Quantifying the direct fire threat to a critically endangered arboreal marsupial using biophysical, mechanistic modelling

Publication Name

Austral Ecology


Historically unprecedented areas of forest habitat have been impacted by fire, as climate change and other anthropogenic disturbances drive increases in fire burned area and severity. Although 88% of Australia's land mammals are threatened by inappropriate fire regimes, calculations of animal mortality resulting from specific events have been impeded by knowledge gaps relating to both the direct (first-order) and long-term (second-order) effects of fire on different species. This study addresses the need for a quantified, mechanistic understanding of first-order effects, presenting an extension of the Fire Research and Modelling Environment (FRaME) to allow prediction of species-specific mortality. FRaME is demonstrated and tested here by replicating an incident in which a prescribed burn caused 77% mortality of a population of the critically endangered ngwayir (Pseudocheirus occidentalis, Pseudocheiridae). FRaME correctly predicted heavy mortality (62–79%) arising from partial and full-thickness burns and asphyxiation due to burns in the respiratory tract. Mortality varied with animal fire-avoidance strategies (p < 0.001) and the thickness of tree hollow walls (r = −0.95, p < 0.001). Although management guidelines specified low intensity fire, mortality had no significant relationship with Byram intensity and larger flames due to ‘torching’ were most frequent when fire spread was slowest. FRaME modelling predicted that individuals would be impacted by temperatures exceeding 500°C for several minutes. Fire management that is premised on discredited notions of fire behaviour and overly simple models can lead to catastrophic management outcomes such as those documented here. FRaME addresses this need by providing a platform to account for heterogeneous fire behaviour as well as animal behaviour and habitat quality, calculating fire risk to fauna and guiding management that maximizes safe habitat.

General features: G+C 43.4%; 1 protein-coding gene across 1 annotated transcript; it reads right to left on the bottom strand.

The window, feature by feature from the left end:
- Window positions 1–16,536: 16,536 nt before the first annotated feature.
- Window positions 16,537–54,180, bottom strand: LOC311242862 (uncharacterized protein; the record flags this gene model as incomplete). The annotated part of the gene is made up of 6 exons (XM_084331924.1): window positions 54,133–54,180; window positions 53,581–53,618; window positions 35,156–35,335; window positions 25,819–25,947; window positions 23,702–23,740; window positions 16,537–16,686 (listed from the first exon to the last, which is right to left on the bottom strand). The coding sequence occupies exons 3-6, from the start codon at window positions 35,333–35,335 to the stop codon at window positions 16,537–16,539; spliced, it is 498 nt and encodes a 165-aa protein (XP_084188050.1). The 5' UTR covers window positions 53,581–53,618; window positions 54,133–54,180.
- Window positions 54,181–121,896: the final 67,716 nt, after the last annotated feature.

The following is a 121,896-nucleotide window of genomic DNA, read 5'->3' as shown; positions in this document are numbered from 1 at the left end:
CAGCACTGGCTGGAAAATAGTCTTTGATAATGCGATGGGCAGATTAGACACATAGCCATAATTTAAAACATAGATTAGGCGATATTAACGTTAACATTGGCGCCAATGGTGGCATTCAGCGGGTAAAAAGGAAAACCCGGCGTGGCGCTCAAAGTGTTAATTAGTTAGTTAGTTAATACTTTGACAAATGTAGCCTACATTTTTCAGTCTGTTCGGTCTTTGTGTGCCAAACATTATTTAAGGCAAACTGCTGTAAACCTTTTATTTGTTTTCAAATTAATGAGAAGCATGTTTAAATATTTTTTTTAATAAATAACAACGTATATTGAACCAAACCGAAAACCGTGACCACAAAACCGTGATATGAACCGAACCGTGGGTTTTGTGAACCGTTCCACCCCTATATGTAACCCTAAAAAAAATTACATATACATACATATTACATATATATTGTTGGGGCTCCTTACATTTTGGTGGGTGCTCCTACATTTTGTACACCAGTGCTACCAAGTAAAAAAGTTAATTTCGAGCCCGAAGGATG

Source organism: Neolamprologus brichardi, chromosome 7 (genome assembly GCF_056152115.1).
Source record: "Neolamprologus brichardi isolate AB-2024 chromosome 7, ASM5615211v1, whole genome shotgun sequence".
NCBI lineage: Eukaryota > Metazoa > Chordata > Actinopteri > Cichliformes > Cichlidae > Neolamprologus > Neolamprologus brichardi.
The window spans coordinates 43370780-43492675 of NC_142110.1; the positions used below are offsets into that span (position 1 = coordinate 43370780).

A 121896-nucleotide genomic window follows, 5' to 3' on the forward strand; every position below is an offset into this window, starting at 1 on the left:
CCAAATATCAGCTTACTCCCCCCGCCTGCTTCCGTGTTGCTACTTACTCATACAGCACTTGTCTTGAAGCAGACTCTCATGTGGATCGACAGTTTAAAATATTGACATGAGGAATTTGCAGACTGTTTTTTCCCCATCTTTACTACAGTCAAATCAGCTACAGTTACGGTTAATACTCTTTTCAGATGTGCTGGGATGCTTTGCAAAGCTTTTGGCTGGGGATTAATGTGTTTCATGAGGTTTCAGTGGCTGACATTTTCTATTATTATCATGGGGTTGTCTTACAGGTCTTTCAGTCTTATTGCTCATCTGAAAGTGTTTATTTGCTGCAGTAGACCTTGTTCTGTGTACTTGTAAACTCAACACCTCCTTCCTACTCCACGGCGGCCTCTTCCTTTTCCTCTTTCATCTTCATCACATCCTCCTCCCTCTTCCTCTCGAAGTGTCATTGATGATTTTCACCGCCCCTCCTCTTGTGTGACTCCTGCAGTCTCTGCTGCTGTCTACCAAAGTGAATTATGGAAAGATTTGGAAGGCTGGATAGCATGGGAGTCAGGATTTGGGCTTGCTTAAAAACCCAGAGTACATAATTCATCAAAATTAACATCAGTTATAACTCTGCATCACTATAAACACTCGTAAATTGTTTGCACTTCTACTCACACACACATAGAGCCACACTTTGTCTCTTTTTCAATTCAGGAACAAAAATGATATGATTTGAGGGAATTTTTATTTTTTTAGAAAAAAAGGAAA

Open Access Status

This publication is not available as open access

Funding Number


Funding Sponsor

NSW Environmental Trust



Link to publisher version (DOI)